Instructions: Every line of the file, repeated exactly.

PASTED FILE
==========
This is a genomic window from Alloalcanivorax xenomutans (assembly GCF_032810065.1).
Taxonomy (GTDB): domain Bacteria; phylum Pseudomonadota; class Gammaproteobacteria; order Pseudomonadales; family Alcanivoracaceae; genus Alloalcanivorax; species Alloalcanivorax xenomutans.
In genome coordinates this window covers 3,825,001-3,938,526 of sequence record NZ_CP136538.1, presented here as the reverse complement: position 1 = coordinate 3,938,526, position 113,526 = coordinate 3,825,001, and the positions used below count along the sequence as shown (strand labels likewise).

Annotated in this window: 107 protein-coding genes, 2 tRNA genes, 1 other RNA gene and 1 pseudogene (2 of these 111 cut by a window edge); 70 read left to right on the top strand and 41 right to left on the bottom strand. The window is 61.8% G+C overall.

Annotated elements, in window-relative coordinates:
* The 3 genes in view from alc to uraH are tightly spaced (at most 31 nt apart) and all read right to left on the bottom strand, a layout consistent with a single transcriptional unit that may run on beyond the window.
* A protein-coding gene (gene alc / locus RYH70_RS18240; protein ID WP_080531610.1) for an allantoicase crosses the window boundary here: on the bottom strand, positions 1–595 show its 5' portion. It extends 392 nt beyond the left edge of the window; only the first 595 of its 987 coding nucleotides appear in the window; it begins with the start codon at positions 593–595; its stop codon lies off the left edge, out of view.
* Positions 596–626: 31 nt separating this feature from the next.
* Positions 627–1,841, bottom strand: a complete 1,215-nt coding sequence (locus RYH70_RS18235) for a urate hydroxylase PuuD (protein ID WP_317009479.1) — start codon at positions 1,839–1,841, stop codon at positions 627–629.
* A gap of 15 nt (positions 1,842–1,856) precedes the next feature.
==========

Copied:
This is a genomic window from Alloalcanivorax xenomutans (assembly GCF_032810065.1).
Taxonomy (GTDB): domain Bacteria; phylum Pseudomonadota; class Gammaproteobacteria; order Pseudomonadales; family Alcanivoracaceae; genus Alloalcanivorax; species Alloalcanivorax xenomutans.
In genome coordinates this window covers 3,825,001-3,938,526 of sequence record NZ_CP136538.1, presented here as the reverse complement: position 1 = coordinate 3,938,526, position 113,526 = coordinate 3,825,001, and the positions used below count along the sequence as shown (strand labels likewise).

Annotated in this window: 107 protein-coding genes, 2 tRNA genes, 1 other RNA gene and 1 pseudogene (2 of these 111 cut by a window edge); 70 read left to right on the top strand and 41 right to left on the bottom strand. The window is 61.8% G+C overall.

Annotated elements, in window-relative coordinates:
* The 3 genes in view from alc to uraH are tightly spaced (at most 31 nt apart) and all read right to left on the bottom strand, a layout consistent with a single transcriptional unit that may run on beyond the window.
* A protein-coding gene (gene alc / locus RYH70_RS18240; protein ID WP_080531610.1) for an allantoicase crosses the window boundary here: on the bottom strand, positions 1–595 show its 5' portion. It extends 392 nt beyond the left edge of the window; only the first 595 of its 987 coding nucleotides appear in the window; it begins with the start codon at positions 593–595; its stop codon lies off the left edge, out of view.
* Positions 596–626: 31 nt separating this feature from the next.
* Positions 627–1,841, bottom strand: a complete 1,215-nt coding sequence (locus RYH70_RS18235) for a urate hydroxylase PuuD (protein ID WP_317009479.1) — start codon at positions 1,839–1,841, stop codon at positions 627–629.
* A gap of 15 nt (positions 1,842–1,856) precedes the next feature.